Nano-α-Al2O3 by liquid-feed flame spray pyrolysis

Richard Laine

R.M. Laine, J.C. Marchal, H.P. Sun, and X.Q. Pan (2006)

Nature Materials, 5:710-2.

Nanometre-sized particles of transition (t)-aluminas are important for the fabrication of high-quality alumina ceramics. Multiple tons are produced each year using a variety of gas-phase processes1,2,3,4. The nanoparticles produced by these methods consist mainly of the undesired δ phase with some γ- and θ-Al2O3. Nano-t-aluminas should provide access to dense nano/submicrometre-grained α-Al2O3 shapes offering significant advantages over micrometre-grained shapes5,6,7,8,9,10,11. Unfortunately, polymorphism coupled with the high activation energy for nucleating α-Al2O3 greatly impedes efforts to process dense α-Al2O3 with controlled grain sizes, especially for submicrometre materials. Typically α-Al2O3 nucleation within t-aluminas is sporadic rather than uniform, leading to exaggerated grain growth and vermicular microstructures without full densification5. Thus, production of quantities of nano-α-Al2O3 from multiple nano-t-aluminas for seeding or direct processing of α-Al2O3 monoliths could greatly change how α-Al2O3 components are processed. We report here that liquid-feed flame spray pyrolysis3 of nano-t-aluminas converts them to dispersible 30–80 nm α-Al2O3 powders (50–85% phase transformed). Surprisingly, the powder surfaces are fully dehydrated. These powders pressureless sinter to more than 99.5% dense α-Al2O3 with final grain sizes ≤500 nm without sintering aids.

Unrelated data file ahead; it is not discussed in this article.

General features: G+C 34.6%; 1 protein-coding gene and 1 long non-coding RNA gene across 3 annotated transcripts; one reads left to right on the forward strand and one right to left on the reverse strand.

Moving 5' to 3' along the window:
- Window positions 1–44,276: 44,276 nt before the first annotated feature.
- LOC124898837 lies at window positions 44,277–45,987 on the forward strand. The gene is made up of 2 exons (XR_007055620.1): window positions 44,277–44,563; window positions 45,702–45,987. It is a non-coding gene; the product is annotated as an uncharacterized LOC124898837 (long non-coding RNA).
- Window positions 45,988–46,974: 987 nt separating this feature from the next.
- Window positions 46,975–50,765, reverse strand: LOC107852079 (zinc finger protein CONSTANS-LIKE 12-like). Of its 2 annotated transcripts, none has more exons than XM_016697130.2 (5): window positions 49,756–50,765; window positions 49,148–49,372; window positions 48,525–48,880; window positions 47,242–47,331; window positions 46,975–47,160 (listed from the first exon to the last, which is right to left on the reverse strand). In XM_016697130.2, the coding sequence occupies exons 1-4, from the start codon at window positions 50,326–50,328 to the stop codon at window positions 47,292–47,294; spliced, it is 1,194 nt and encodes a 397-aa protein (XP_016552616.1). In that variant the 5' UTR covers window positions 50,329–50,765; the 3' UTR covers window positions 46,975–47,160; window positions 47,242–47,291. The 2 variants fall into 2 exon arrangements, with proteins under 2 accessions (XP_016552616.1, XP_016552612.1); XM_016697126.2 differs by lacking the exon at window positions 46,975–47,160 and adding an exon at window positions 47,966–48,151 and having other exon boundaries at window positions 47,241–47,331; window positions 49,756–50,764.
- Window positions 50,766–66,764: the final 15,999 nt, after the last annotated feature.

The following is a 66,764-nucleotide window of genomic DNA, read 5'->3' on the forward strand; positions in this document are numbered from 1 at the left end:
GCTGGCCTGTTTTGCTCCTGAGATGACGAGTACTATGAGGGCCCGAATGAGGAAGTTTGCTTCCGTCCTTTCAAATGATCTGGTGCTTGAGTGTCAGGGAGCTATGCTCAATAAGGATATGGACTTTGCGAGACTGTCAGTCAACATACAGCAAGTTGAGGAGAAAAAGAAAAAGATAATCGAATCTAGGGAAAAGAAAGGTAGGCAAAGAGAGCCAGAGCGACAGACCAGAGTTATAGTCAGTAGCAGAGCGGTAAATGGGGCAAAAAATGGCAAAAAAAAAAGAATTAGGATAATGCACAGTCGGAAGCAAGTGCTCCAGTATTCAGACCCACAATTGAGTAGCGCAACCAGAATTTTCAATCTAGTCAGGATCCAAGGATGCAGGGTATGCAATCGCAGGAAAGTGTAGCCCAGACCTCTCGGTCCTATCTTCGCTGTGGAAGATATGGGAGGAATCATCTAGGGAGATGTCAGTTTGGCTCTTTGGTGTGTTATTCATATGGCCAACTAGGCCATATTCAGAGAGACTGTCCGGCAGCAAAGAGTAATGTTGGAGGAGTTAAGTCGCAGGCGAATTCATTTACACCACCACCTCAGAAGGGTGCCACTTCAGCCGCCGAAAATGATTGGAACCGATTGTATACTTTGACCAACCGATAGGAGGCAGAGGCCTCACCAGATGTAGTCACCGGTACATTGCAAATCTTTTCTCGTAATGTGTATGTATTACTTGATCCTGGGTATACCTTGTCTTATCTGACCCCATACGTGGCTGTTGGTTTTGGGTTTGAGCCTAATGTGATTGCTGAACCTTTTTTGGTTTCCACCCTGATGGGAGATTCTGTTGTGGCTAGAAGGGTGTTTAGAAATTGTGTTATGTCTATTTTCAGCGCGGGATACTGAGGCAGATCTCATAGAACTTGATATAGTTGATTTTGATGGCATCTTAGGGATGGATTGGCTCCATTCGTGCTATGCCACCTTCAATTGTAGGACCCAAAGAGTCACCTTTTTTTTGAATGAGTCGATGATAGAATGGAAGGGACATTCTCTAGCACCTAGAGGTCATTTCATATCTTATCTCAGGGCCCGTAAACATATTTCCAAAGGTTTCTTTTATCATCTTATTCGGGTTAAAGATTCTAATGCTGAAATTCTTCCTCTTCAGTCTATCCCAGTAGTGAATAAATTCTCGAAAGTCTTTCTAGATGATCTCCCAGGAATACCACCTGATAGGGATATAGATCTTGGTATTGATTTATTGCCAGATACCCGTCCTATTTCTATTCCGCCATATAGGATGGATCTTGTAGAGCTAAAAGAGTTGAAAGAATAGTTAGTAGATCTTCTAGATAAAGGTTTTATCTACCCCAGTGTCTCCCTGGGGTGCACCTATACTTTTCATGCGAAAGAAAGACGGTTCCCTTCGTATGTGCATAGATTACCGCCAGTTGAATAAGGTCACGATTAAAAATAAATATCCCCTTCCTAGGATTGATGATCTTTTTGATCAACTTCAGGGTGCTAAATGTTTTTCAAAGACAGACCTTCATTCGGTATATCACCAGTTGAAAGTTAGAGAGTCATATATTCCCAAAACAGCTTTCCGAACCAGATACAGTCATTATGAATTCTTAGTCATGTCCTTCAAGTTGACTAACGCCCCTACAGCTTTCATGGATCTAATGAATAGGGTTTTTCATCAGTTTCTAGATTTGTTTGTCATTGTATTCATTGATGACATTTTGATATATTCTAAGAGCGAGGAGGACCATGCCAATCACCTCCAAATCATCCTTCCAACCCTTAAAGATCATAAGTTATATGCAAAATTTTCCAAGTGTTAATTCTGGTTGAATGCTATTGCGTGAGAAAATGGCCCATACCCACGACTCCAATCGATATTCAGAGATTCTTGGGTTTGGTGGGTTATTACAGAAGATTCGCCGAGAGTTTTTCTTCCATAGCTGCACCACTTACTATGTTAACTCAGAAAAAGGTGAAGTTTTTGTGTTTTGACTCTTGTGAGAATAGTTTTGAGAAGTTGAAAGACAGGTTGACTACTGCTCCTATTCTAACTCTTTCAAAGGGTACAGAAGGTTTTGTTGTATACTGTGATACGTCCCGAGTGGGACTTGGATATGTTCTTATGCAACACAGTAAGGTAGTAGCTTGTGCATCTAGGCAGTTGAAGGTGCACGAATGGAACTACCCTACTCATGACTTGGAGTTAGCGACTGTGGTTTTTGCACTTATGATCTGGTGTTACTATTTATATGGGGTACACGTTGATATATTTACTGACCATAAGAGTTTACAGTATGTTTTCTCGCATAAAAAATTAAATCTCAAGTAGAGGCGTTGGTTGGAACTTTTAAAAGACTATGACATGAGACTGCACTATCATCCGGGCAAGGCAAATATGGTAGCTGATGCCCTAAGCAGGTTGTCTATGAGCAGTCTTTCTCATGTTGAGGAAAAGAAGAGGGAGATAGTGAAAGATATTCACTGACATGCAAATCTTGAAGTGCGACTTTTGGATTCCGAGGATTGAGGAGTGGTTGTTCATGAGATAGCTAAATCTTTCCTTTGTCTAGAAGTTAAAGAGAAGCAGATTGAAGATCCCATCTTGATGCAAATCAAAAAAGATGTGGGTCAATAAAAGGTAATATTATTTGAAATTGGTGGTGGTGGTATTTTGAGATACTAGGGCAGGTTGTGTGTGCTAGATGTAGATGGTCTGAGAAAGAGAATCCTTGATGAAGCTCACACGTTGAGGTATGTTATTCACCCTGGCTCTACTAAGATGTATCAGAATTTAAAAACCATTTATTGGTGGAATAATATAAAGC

flame spray pyrolysis, Nanopowder